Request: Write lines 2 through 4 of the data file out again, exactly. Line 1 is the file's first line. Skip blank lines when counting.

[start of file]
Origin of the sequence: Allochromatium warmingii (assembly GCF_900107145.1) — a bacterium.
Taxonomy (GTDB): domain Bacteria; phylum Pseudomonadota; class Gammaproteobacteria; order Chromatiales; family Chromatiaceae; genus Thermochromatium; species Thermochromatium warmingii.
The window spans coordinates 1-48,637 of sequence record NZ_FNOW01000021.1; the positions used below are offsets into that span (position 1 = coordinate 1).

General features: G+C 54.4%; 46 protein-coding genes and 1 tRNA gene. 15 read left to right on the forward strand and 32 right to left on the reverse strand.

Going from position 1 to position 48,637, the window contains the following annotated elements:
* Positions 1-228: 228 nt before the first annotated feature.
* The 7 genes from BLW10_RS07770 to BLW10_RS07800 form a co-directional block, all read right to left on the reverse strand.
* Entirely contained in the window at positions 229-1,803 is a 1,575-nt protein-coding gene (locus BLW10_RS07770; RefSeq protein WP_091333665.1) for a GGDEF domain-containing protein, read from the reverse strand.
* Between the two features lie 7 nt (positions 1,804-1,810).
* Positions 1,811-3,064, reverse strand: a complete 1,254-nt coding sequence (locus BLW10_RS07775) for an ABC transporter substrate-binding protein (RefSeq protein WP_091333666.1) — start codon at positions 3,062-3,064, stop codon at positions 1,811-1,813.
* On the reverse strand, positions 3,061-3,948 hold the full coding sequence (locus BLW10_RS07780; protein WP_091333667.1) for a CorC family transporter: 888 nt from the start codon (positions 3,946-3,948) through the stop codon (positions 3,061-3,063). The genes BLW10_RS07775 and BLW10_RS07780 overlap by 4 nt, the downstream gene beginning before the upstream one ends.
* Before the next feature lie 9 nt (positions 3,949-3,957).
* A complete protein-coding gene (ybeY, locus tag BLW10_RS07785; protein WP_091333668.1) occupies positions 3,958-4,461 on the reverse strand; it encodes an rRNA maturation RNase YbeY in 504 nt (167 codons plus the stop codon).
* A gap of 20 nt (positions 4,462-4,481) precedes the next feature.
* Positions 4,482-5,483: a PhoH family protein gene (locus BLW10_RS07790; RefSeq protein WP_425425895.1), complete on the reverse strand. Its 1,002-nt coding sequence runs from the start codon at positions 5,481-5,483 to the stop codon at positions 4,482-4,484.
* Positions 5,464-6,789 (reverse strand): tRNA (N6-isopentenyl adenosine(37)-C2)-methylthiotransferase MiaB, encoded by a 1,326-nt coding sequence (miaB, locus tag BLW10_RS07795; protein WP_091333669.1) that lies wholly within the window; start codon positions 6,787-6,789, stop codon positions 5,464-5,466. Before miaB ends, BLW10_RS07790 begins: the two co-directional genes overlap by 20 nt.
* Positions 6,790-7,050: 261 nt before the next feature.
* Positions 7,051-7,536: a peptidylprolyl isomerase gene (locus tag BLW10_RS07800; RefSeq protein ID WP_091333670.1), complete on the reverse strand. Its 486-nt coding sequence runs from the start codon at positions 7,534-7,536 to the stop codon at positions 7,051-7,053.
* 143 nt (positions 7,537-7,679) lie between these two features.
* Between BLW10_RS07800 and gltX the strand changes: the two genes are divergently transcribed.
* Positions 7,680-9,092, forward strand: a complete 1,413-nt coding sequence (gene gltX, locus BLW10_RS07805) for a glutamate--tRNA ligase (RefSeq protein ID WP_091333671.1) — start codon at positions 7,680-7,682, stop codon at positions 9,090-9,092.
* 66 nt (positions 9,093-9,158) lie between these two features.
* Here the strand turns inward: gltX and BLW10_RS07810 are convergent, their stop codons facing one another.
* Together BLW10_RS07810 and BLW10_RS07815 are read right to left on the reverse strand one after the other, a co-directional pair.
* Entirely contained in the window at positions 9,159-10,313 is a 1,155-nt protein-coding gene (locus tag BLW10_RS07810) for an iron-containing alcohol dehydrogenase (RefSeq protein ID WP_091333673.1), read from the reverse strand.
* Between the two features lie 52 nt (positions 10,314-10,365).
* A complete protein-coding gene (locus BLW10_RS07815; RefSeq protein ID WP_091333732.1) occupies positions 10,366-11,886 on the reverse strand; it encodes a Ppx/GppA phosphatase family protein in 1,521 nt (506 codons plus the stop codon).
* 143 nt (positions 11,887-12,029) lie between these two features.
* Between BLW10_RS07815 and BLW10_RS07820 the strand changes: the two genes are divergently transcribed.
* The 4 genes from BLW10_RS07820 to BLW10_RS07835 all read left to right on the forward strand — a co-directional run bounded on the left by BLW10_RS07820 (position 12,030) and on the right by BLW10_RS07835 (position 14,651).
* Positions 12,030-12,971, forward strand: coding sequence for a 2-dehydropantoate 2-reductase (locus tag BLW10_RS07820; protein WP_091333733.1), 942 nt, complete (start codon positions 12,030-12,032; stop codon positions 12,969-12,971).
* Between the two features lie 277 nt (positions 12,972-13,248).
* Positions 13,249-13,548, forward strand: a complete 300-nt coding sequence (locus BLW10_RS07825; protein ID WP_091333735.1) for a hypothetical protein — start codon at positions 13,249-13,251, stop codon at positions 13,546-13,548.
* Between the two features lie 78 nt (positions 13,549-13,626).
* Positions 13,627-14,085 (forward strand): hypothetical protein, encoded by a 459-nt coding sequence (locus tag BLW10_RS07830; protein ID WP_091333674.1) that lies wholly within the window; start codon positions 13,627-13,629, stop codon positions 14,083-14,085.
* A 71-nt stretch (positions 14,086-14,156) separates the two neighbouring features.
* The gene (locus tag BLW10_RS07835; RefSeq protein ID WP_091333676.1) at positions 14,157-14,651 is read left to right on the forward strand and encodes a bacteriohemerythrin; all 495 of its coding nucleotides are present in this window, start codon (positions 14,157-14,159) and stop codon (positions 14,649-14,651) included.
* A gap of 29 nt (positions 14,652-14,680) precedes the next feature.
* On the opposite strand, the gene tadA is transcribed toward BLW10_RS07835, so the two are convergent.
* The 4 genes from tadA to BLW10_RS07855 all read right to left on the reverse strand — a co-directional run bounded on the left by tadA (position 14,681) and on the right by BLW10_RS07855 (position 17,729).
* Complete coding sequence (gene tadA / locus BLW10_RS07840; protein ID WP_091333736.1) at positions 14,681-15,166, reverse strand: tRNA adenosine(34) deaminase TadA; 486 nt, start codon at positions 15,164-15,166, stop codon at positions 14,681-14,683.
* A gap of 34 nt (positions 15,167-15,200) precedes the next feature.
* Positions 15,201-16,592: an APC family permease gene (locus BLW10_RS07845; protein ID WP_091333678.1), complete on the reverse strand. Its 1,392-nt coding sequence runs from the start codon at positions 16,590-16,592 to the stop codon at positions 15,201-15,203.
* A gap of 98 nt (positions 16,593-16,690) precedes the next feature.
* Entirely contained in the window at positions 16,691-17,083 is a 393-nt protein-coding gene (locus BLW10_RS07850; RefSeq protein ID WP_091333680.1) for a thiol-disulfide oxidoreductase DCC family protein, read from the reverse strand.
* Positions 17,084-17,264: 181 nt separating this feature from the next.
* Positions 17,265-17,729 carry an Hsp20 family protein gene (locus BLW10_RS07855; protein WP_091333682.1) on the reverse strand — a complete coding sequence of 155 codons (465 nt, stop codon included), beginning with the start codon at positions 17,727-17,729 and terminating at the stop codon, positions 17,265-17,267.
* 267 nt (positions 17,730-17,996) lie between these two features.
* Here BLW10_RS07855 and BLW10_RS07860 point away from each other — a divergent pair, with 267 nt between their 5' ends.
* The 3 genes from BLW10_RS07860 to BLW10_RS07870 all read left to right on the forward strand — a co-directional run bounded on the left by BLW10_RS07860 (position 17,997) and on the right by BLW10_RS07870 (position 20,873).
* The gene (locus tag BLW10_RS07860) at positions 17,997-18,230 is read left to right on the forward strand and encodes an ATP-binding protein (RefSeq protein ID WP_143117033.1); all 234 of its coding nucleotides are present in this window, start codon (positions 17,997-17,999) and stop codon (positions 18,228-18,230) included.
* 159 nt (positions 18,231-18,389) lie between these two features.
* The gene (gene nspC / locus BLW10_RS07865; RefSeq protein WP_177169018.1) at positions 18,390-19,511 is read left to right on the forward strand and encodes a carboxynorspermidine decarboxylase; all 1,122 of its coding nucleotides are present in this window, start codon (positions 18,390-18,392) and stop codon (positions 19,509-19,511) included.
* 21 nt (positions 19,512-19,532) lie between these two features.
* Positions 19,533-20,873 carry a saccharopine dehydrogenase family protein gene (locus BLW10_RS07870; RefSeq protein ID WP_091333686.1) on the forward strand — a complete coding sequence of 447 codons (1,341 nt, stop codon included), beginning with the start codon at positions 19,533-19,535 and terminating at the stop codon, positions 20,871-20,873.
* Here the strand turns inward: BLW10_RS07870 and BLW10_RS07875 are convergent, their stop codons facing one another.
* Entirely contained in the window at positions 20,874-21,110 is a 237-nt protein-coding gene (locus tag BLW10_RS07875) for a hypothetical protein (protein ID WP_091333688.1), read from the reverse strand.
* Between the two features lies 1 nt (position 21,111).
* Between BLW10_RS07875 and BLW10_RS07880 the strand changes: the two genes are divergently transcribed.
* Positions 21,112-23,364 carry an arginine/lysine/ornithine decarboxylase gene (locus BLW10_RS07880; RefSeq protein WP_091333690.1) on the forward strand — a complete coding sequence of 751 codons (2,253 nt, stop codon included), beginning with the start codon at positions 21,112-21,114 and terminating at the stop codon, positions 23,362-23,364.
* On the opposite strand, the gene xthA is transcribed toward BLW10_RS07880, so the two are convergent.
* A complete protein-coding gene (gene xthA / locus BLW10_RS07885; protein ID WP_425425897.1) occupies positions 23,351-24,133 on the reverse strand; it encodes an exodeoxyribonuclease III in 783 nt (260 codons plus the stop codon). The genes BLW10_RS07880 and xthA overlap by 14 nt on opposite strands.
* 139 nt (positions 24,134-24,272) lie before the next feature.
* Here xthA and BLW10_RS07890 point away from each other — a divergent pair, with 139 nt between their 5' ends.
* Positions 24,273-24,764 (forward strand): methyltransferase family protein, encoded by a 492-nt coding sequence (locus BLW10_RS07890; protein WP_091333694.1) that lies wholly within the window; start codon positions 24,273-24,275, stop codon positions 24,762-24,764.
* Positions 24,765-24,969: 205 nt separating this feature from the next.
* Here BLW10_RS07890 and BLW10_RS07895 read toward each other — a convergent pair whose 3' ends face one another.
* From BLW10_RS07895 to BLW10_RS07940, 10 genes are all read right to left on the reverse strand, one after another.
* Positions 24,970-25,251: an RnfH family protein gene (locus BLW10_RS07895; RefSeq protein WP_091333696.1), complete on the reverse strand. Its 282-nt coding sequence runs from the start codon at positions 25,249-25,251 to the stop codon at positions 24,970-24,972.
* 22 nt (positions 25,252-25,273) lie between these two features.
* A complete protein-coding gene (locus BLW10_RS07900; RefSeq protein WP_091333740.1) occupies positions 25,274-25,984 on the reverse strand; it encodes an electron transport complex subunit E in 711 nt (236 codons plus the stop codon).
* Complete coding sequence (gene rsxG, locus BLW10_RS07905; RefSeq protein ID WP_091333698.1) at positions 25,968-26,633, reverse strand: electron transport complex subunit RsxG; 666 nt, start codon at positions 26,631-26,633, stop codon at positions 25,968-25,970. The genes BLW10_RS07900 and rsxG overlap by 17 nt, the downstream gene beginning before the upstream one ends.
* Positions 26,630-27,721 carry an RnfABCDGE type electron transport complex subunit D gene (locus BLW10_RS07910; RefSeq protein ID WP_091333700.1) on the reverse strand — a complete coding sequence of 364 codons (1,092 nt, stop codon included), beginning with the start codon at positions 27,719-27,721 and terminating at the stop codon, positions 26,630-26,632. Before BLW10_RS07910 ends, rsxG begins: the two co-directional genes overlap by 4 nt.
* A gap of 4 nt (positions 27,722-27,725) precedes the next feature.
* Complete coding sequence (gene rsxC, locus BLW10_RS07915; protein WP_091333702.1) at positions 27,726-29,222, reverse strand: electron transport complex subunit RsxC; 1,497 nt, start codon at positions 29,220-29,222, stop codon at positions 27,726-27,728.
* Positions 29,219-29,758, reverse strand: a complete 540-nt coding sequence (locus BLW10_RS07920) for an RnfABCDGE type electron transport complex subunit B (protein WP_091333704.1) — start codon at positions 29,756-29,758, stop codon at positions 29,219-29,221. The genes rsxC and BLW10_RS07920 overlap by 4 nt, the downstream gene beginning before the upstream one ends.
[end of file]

Taxonomy (GTDB): domain Bacteria; phylum Pseudomonadota; class Gammaproteobacteria; order Chromatiales; family Chromatiaceae; genus Thermochromatium; species Thermochromatium warmingii.
The window spans coordinates 1-48,637 of sequence record NZ_FNOW01000021.1; the positions used below are offsets into that span (position 1 = coordinate 1).

General features: G+C 54.4%; 46 protein-coding genes and 1 tRNA gene. 15 read left to right on the forward strand and 32 right to left on the reverse strand.